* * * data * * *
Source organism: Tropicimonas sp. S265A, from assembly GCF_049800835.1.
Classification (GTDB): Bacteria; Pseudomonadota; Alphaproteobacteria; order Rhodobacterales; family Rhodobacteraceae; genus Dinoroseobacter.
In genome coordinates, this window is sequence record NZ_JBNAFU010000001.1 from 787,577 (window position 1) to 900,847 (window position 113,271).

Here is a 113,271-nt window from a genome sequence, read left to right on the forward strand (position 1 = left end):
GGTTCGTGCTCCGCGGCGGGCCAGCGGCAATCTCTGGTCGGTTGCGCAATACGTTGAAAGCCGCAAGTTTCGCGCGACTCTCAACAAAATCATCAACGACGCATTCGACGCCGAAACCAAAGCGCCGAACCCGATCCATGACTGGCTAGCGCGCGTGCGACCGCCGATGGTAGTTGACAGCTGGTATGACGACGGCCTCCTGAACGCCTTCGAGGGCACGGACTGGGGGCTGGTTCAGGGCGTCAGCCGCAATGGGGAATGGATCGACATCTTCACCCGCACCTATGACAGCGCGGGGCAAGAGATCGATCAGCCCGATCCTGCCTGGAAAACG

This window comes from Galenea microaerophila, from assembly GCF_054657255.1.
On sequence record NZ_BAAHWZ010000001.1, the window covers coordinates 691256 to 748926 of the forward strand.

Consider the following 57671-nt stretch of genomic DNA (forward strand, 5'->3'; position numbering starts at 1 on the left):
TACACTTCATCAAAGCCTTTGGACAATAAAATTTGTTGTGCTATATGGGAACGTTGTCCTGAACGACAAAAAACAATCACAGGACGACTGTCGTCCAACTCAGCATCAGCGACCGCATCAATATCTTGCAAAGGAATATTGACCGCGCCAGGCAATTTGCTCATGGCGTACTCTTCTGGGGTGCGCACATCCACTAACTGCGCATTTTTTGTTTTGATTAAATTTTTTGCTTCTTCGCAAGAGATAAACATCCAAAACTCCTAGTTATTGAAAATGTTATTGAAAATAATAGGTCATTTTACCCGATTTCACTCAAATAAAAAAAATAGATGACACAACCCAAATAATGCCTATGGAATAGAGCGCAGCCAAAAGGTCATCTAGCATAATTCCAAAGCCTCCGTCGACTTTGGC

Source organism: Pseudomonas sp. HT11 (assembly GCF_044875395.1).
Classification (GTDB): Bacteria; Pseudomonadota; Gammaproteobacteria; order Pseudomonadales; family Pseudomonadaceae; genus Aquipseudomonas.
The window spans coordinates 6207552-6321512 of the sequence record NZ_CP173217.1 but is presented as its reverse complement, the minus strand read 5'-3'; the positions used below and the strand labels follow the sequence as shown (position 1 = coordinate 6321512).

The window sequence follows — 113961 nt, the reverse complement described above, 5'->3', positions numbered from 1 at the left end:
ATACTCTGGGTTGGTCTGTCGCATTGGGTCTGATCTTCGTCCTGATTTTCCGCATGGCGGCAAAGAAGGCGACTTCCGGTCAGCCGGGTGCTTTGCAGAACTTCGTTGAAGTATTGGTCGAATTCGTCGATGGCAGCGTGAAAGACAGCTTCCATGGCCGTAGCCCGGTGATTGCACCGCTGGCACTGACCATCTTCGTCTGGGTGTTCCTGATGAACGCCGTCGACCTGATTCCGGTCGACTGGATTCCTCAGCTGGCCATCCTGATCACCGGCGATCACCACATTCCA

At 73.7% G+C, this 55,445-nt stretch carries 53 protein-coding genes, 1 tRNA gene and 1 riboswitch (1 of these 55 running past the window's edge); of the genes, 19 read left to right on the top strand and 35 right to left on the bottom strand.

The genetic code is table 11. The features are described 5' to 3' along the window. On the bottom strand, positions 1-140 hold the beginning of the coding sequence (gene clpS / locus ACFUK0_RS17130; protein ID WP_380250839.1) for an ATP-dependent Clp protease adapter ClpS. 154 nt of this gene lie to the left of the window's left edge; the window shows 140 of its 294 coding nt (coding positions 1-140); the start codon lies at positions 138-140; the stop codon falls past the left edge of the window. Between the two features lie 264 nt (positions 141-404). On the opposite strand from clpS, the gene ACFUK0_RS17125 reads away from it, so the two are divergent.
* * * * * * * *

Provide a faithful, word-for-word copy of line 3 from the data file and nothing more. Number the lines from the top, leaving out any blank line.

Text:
In genome coordinates, this window is sequence record NZ_JBNAFU010000001.1 from 787,577 (window position 1) to 900,847 (window position 113,271).